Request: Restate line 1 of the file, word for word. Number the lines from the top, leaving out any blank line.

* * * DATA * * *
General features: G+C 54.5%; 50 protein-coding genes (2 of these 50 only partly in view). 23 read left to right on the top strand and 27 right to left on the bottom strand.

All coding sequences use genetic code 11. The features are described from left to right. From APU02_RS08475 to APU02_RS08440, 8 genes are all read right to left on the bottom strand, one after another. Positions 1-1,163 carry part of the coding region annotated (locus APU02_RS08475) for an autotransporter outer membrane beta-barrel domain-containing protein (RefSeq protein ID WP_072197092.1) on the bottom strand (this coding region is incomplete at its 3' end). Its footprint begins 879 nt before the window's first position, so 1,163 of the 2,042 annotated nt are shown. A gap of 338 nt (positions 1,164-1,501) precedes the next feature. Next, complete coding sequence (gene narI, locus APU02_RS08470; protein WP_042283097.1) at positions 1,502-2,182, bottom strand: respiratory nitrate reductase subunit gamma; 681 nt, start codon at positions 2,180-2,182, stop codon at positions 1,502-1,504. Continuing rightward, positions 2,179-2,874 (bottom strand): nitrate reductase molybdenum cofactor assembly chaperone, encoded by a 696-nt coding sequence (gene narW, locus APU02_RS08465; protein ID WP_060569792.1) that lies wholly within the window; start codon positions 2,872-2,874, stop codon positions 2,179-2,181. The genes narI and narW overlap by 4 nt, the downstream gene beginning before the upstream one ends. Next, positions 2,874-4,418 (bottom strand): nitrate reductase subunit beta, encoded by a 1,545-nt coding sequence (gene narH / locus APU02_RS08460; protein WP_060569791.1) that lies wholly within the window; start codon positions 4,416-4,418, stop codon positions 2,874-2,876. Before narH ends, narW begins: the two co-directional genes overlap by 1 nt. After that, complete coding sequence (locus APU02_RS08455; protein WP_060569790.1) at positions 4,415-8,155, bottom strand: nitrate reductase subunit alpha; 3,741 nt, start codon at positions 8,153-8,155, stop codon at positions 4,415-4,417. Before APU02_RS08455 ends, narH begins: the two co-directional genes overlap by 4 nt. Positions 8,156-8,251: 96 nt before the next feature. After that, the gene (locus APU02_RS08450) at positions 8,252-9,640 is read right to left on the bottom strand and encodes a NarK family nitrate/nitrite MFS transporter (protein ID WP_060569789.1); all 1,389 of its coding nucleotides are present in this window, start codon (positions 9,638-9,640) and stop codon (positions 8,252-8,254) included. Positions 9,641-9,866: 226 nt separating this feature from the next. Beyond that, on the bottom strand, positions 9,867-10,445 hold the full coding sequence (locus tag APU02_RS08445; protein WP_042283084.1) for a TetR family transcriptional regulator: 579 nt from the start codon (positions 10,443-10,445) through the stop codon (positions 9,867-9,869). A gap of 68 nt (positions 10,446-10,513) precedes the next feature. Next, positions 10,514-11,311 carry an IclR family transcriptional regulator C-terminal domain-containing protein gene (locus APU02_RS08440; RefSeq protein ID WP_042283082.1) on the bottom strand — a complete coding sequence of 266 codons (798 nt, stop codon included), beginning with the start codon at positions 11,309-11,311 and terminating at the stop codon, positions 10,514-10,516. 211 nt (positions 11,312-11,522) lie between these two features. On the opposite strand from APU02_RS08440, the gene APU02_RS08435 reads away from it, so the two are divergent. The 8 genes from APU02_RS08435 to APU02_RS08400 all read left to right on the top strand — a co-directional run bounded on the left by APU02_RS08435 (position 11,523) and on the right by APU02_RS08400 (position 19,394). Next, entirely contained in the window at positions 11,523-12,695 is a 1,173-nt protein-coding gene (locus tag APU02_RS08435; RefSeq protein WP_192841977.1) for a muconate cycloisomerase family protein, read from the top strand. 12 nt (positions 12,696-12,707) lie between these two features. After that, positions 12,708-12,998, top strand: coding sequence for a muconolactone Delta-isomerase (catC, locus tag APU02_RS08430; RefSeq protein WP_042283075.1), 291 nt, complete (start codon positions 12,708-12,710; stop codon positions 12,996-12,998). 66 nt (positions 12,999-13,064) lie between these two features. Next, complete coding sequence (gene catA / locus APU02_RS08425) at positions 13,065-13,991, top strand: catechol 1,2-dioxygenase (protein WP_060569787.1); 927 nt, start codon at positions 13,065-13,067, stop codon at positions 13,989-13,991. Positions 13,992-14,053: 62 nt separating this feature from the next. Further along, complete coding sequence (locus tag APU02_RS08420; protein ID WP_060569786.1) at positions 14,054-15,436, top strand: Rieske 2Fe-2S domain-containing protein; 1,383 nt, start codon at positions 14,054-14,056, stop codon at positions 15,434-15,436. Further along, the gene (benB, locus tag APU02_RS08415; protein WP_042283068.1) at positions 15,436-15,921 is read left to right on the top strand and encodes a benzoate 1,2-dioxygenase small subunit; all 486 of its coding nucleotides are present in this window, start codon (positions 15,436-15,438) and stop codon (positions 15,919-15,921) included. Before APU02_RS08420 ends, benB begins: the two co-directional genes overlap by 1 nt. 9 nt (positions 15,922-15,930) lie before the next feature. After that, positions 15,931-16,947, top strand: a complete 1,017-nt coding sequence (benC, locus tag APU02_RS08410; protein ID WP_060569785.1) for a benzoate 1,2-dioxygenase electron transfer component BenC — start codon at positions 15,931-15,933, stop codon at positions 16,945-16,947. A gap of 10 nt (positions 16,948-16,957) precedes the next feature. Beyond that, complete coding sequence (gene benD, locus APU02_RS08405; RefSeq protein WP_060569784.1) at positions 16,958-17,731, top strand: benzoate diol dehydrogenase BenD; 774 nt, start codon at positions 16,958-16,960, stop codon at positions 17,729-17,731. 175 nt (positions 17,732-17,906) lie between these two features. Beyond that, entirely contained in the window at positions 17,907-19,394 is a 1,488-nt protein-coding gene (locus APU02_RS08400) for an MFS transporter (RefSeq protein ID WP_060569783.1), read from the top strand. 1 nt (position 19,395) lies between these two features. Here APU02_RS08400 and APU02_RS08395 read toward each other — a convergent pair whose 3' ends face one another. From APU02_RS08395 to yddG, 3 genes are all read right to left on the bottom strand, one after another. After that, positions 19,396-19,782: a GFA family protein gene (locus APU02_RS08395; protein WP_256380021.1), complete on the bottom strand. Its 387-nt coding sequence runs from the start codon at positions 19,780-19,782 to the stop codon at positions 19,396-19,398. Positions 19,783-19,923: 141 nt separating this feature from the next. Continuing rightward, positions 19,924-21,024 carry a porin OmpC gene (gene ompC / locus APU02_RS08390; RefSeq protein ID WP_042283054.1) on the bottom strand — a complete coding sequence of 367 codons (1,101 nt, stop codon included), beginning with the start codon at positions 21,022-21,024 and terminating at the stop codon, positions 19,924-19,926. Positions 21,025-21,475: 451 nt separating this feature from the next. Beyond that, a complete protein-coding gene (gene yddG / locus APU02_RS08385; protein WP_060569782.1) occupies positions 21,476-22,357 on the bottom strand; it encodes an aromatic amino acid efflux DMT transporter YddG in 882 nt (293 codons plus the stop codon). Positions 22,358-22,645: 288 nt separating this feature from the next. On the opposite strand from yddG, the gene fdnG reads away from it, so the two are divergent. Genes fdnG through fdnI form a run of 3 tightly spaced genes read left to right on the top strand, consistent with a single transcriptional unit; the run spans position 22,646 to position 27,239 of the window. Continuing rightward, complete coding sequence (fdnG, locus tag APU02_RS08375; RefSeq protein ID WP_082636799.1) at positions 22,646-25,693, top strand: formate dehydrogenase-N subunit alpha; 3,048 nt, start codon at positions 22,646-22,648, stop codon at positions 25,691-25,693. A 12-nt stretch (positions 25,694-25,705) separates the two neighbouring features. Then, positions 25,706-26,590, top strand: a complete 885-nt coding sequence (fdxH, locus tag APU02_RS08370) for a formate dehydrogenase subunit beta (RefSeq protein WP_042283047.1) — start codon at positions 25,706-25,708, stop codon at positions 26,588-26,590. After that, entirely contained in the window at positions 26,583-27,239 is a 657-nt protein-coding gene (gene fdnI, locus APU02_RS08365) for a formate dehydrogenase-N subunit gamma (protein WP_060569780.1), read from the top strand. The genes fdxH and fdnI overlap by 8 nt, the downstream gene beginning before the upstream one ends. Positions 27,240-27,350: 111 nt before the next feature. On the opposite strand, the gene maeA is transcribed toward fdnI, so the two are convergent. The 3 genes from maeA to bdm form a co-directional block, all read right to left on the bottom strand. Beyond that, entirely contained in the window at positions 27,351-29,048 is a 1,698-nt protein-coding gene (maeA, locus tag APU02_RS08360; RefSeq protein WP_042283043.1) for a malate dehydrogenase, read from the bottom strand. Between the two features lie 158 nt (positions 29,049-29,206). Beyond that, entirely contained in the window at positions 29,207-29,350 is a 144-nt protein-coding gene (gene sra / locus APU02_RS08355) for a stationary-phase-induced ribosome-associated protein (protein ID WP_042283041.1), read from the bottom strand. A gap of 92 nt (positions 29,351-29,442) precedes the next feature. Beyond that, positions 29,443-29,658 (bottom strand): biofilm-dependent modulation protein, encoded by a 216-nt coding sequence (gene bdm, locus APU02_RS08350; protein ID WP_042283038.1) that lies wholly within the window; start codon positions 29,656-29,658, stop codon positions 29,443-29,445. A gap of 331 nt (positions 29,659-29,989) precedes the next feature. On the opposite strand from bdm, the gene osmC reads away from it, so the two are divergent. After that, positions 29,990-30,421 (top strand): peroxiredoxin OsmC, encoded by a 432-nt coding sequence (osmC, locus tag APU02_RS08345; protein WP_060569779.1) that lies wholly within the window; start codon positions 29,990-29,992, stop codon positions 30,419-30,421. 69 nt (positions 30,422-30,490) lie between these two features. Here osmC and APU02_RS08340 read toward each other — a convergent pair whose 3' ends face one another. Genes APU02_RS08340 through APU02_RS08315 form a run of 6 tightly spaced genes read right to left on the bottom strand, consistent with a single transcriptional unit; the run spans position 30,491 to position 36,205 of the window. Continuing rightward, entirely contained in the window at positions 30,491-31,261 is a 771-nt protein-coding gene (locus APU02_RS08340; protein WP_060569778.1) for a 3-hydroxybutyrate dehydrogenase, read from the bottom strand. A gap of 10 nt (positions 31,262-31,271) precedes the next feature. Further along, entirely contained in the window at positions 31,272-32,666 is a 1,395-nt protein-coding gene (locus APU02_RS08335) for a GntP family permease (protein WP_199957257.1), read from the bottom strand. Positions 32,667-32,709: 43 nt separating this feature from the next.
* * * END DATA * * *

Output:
General features: G+C 54.5%; 50 protein-coding genes (2 of these 50 only partly in view). 23 read left to right on the top strand and 27 right to left on the bottom strand.